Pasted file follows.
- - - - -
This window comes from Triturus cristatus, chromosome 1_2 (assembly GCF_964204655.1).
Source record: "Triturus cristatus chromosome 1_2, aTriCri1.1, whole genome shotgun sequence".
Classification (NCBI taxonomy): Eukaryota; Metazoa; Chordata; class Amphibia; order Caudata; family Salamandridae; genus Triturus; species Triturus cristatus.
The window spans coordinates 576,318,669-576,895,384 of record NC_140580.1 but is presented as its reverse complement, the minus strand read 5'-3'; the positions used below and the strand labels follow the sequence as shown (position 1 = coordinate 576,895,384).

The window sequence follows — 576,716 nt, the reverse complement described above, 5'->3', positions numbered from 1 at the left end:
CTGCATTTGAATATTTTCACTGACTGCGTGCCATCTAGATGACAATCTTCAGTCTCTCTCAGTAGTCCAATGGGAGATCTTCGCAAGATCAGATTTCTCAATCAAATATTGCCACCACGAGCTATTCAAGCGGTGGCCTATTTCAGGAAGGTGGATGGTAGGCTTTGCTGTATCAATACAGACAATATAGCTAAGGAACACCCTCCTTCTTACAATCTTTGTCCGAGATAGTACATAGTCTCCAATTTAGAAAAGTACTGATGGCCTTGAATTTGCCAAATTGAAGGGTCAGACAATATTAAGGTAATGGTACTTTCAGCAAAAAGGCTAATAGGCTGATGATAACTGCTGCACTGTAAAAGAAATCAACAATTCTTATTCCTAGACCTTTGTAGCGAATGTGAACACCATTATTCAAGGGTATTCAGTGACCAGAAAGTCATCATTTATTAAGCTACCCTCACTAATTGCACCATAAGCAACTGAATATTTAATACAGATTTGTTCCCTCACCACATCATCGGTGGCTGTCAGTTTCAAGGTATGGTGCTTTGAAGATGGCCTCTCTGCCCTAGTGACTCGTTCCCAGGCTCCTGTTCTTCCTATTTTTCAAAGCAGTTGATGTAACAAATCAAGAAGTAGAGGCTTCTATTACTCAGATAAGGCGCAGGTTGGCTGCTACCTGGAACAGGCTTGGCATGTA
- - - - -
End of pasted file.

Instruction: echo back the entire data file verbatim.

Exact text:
This window comes from Triturus cristatus, chromosome 1_2 (assembly GCF_964204655.1).
Source record: "Triturus cristatus chromosome 1_2, aTriCri1.1, whole genome shotgun sequence".
Classification (NCBI taxonomy): Eukaryota; Metazoa; Chordata; class Amphibia; order Caudata; family Salamandridae; genus Triturus; species Triturus cristatus.
The window spans coordinates 576,318,669-576,895,384 of record NC_140580.1 but is presented as its reverse complement, the minus strand read 5'-3'; the positions used below and the strand labels follow the sequence as shown (position 1 = coordinate 576,895,384).

The window sequence follows — 576,716 nt, the reverse complement described above, 5'->3', positions numbered from 1 at the left end:
CTGCATTTGAATATTTTCACTGACTGCGTGCCATCTAGATGACAATCTTCAGTCTCTCTCAGTAGTCCAATGGGAGATCTTCGCAAGATCAGATTTCTCAATCAAATATTGCCACCACGAGCTATTCAAGCGGTGGCCTATTTCAGGAAGGTGGATGGTAGGCTTTGCTGTATCAATACAGACAATATAGCTAAGGAACACCCTCCTTCTTACAATCTTTGTCCGAGATAGTACATAGTCTCCAATTTAGAAAAGTACTGATGGCCTTGAATTTGCCAAATTGAAGGGTCAGACAATATTAAGGTAATGGTACTTTCAGCAAAAAGGCTAATAGGCTGATGATAACTGCTGCACTGTAAAAGAAATCAACAATTCTTATTCCTAGACCTTTGTAGCGAATGTGAACACCATTATTCAAGGGTATTCAGTGACCAGAAAGTCATCATTTATTAAGCTACCCTCACTAATTGCACCATAAGCAACTGAATATTTAATACAGATTTGTTCCCTCACCACATCATCGGTGGCTGTCAGTTTCAAGGTATGGTGCTTTGAAGATGGCCTCTCTGCCCTAGTGACTCGTTCCCAGGCTCCTGTTCTTCCTATTTTTCAAAGCAGTTGATGTAACAAATCAAGAAGTAGAGGCTTCTATTACTCAGATAAGGCGCAGGTTGGCTGCTACCTGGAACAGGCTTGGCATGTA